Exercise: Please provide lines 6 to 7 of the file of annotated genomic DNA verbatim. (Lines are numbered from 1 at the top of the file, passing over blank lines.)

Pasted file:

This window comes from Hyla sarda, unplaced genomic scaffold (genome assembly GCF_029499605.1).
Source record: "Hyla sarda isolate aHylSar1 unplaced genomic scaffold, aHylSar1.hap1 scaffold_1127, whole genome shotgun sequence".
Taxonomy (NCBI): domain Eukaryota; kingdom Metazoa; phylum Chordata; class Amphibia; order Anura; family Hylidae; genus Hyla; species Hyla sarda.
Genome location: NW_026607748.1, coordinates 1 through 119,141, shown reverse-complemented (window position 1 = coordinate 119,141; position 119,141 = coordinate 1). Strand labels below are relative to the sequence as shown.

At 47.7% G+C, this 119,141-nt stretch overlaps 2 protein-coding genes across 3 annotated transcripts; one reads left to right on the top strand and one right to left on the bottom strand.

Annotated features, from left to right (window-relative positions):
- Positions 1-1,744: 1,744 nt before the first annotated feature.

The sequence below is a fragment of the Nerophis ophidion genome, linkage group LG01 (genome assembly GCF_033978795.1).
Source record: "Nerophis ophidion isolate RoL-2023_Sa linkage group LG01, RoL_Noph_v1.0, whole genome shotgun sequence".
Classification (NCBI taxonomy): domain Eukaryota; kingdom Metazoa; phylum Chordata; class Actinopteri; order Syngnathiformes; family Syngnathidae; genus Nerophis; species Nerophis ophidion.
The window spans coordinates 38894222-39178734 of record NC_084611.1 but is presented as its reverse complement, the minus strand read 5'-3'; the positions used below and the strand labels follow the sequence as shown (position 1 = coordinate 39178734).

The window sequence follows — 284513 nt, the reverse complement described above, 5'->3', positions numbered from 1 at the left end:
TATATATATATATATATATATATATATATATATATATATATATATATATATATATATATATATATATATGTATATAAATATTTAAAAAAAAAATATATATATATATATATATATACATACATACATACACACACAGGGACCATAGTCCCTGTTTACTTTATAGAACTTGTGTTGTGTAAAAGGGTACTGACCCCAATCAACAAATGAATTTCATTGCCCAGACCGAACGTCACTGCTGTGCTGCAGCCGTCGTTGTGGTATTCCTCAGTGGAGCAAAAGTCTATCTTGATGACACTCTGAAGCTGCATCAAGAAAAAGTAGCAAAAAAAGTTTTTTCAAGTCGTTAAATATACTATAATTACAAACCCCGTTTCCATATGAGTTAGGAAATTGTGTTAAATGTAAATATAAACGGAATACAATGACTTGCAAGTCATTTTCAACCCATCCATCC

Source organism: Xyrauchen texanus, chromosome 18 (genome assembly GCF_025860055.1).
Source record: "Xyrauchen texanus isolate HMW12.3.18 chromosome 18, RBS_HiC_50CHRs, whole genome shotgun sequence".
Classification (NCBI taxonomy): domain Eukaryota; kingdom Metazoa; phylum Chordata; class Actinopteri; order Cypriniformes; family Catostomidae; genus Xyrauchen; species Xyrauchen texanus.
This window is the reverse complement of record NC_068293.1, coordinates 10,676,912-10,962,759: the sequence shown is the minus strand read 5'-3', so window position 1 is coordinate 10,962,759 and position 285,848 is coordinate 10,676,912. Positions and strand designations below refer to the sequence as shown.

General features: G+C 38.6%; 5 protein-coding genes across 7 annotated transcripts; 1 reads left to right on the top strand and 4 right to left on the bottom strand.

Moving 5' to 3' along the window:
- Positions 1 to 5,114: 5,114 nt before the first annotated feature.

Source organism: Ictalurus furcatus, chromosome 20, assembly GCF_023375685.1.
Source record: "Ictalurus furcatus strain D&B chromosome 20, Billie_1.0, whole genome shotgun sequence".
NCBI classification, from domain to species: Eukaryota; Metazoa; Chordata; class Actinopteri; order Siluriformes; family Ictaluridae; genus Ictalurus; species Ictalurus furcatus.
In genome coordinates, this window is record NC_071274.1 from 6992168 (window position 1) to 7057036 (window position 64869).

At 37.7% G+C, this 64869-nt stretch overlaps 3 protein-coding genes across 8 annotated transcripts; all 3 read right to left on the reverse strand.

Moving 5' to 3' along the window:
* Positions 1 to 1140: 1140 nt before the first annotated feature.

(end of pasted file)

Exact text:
Annotated features, from left to right (window-relative positions):
- Positions 1-1,744: 1,744 nt before the first annotated feature.